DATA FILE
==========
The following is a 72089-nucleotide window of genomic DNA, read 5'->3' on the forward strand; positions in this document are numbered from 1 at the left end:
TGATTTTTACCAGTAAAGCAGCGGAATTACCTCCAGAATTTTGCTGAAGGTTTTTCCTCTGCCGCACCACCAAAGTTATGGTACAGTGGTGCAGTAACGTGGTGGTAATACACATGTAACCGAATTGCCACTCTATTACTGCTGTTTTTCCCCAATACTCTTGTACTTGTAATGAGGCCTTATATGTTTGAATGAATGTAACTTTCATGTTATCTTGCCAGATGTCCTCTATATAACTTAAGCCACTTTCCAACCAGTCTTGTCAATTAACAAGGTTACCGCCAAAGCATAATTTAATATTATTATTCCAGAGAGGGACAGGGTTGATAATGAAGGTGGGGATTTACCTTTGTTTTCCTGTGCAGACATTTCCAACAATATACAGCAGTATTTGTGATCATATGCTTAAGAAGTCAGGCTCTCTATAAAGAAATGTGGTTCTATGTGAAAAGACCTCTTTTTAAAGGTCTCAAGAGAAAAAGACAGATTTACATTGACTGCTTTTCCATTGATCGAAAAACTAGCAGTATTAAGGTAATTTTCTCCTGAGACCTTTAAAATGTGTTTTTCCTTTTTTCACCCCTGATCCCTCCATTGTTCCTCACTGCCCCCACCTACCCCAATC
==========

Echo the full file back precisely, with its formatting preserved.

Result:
The following is a 72089-nucleotide window of genomic DNA, read 5'->3' on the forward strand; positions in this document are numbered from 1 at the left end:
TGATTTTTACCAGTAAAGCAGCGGAATTACCTCCAGAATTTTGCTGAAGGTTTTTCCTCTGCCGCACCACCAAAGTTATGGTACAGTGGTGCAGTAACGTGGTGGTAATACACATGTAACCGAATTGCCACTCTATTACTGCTGTTTTTCCCCAATACTCTTGTACTTGTAATGAGGCCTTATATGTTTGAATGAATGTAACTTTCATGTTATCTTGCCAGATGTCCTCTATATAACTTAAGCCACTTTCCAACCAGTCTTGTCAATTAACAAGGTTACCGCCAAAGCATAATTTAATATTATTATTCCAGAGAGGGACAGGGTTGATAATGAAGGTGGGGATTTACCTTTGTTTTCCTGTGCAGACATTTCCAACAATATACAGCAGTATTTGTGATCATATGCTTAAGAAGTCAGGCTCTCTATAAAGAAATGTGGTTCTATGTGAAAAGACCTCTTTTTAAAGGTCTCAAGAGAAAAAGACAGATTTACATTGACTGCTTTTCCATTGATCGAAAAACTAGCAGTATTAAGGTAATTTTCTCCTGAGACCTTTAAAATGTGTTTTTCCTTTTTTCACCCCTGATCCCTCCATTGTTCCTCACTGCCCCCACCTACCCCAATC